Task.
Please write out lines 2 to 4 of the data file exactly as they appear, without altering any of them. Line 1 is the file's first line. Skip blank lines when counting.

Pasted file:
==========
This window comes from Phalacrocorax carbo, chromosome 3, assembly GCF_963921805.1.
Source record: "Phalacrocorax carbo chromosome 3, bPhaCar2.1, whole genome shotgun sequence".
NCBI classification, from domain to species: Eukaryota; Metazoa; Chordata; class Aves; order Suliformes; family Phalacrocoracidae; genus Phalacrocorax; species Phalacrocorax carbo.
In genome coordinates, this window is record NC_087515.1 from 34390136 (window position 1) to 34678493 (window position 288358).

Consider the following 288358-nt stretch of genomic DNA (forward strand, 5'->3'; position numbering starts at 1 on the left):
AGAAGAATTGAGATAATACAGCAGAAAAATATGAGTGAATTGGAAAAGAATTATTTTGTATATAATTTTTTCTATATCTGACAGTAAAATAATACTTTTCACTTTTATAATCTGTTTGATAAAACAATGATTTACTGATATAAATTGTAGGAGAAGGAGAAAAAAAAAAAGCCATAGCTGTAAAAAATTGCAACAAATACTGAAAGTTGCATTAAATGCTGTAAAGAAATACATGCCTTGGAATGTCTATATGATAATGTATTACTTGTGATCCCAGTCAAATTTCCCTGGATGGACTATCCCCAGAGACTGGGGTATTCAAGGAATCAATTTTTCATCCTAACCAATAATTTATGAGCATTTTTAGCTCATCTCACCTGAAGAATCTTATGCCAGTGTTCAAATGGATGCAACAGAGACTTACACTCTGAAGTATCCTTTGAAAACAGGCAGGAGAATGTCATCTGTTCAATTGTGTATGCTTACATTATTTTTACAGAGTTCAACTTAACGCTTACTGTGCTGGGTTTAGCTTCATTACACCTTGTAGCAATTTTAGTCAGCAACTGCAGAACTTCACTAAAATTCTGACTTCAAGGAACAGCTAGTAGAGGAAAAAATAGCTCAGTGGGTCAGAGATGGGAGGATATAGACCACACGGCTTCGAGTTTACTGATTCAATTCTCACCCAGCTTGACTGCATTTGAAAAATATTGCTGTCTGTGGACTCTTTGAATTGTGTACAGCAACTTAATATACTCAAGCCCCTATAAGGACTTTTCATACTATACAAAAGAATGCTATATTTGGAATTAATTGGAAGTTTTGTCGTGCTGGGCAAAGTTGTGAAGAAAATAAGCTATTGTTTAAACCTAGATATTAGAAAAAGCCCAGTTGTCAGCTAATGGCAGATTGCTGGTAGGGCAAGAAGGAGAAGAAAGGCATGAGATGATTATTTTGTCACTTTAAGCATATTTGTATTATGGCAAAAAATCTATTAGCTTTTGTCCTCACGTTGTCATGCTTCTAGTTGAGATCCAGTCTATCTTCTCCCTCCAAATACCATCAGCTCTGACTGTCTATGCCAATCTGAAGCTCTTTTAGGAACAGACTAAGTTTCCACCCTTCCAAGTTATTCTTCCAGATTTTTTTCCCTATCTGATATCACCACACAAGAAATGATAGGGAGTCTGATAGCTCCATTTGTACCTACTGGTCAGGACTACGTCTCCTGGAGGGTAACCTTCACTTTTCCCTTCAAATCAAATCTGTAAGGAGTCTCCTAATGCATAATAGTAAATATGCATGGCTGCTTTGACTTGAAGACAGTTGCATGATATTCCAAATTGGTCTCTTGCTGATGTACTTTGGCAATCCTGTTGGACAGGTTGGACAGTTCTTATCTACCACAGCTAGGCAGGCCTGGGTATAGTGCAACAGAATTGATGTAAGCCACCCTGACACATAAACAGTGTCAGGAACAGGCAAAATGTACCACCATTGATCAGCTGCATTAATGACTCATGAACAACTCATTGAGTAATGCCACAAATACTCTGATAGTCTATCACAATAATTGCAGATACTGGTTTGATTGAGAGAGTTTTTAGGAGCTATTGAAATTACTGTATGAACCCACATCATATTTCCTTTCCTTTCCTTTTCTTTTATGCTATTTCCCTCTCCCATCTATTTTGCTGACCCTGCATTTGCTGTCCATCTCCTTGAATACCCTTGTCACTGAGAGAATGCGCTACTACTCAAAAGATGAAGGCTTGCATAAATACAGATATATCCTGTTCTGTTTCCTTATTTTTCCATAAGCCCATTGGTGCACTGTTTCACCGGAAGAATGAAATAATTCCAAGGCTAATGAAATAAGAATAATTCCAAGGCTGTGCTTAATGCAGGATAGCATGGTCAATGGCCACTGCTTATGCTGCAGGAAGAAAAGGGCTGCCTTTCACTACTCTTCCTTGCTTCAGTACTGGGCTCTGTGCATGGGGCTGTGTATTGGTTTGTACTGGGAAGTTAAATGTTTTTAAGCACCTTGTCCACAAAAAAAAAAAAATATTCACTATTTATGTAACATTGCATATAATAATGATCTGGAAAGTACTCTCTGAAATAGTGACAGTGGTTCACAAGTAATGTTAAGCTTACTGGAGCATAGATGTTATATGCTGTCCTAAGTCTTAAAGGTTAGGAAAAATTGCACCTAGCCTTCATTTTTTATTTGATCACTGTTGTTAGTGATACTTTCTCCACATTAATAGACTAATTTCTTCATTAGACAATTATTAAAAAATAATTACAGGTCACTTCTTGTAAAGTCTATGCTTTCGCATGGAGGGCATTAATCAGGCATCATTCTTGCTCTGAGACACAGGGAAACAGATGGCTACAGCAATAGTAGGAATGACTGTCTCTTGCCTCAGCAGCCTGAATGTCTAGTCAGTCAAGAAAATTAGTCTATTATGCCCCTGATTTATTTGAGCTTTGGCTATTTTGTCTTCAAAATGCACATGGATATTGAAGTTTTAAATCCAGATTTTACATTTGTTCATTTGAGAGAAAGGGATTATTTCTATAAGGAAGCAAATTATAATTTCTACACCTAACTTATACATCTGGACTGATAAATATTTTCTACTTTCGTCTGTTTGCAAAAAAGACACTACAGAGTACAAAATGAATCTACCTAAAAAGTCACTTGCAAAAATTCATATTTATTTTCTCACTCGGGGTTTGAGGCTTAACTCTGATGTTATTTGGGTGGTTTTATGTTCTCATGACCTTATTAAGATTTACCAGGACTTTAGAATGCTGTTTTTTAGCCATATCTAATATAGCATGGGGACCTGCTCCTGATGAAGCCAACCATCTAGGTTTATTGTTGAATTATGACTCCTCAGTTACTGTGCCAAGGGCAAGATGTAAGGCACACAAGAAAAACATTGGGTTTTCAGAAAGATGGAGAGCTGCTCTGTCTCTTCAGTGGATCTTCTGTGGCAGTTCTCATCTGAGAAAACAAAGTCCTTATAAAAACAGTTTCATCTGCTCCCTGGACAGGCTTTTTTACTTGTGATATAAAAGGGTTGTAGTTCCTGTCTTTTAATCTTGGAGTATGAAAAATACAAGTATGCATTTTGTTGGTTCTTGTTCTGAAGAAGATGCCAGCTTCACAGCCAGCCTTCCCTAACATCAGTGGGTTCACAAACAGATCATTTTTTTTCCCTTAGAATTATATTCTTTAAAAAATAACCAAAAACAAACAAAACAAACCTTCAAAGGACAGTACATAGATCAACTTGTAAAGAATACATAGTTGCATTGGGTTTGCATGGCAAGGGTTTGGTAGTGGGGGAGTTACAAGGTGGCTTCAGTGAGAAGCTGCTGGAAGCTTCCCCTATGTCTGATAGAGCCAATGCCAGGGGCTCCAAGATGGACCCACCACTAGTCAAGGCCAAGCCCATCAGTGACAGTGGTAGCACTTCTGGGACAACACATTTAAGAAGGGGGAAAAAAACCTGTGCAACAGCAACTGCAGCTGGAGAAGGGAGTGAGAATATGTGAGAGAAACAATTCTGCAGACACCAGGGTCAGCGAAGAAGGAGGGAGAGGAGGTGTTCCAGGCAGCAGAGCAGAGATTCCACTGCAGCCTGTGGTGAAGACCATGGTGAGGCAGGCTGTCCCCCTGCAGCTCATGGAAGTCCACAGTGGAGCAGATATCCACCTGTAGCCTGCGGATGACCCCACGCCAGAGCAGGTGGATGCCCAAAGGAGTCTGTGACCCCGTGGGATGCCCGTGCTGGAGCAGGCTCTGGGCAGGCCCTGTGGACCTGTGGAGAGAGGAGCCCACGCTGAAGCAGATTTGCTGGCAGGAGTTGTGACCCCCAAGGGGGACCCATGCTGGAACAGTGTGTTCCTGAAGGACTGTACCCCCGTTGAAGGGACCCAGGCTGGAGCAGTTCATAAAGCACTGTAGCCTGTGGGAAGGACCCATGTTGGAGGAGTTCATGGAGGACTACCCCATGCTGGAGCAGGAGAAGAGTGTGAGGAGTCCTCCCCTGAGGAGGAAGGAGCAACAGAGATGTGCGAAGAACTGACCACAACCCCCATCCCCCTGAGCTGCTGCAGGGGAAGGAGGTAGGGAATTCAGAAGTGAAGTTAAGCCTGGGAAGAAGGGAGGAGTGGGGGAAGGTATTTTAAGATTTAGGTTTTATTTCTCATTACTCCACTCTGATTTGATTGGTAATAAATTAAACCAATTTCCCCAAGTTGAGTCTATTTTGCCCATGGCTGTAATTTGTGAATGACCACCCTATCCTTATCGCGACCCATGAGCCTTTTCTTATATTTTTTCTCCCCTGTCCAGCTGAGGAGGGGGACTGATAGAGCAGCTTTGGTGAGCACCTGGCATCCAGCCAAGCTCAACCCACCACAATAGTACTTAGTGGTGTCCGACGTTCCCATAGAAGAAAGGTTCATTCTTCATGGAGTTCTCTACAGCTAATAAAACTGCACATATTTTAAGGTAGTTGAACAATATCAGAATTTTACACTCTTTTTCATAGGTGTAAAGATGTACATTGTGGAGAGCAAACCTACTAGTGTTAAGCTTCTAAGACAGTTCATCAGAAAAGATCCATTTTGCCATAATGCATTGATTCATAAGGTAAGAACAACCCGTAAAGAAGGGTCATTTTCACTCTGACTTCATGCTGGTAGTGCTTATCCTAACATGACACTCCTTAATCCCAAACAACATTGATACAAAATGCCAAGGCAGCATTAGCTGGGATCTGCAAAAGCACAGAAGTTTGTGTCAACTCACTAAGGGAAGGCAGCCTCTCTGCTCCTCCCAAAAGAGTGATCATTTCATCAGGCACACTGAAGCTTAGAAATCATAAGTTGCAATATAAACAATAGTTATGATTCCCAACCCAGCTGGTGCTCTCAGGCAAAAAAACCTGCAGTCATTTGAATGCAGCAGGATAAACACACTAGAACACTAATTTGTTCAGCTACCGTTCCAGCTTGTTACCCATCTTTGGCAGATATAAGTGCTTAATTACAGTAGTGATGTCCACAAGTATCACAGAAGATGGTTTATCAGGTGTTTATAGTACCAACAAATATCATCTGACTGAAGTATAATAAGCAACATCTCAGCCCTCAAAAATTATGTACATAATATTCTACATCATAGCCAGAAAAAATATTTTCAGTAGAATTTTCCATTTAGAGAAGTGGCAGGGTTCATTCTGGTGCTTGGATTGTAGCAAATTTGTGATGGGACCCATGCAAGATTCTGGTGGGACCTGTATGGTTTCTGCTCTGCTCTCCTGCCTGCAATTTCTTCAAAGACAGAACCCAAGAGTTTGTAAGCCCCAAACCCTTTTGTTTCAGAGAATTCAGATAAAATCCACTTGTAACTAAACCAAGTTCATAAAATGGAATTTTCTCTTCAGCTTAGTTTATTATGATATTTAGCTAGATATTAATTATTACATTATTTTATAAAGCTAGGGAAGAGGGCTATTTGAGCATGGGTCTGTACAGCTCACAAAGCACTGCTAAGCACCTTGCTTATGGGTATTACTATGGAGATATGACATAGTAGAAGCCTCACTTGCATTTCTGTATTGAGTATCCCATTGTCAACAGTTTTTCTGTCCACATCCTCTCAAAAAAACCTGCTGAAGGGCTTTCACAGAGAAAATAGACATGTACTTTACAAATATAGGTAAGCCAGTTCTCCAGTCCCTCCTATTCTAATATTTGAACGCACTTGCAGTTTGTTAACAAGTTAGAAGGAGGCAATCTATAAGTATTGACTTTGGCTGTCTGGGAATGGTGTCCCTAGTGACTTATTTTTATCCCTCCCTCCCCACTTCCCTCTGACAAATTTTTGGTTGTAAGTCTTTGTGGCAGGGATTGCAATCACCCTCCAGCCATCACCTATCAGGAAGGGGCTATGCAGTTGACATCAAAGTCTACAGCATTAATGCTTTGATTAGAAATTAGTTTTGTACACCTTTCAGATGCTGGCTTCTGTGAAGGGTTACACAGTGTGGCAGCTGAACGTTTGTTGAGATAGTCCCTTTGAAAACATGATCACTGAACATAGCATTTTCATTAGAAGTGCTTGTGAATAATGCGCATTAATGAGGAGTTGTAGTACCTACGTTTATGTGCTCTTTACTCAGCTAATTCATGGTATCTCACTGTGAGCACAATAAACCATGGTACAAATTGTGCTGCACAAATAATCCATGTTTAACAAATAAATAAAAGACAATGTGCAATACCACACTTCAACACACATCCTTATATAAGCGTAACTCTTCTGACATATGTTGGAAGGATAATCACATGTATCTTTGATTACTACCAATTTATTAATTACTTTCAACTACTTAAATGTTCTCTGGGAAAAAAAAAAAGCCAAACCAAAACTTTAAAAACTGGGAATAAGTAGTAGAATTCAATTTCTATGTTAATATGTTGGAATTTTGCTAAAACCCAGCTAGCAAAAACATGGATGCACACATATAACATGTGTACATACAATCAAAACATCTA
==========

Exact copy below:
Source record: "Phalacrocorax carbo chromosome 3, bPhaCar2.1, whole genome shotgun sequence".
NCBI classification, from domain to species: Eukaryota; Metazoa; Chordata; class Aves; order Suliformes; family Phalacrocoracidae; genus Phalacrocorax; species Phalacrocorax carbo.
In genome coordinates, this window is record NC_087515.1 from 34390136 (window position 1) to 34678493 (window position 288358).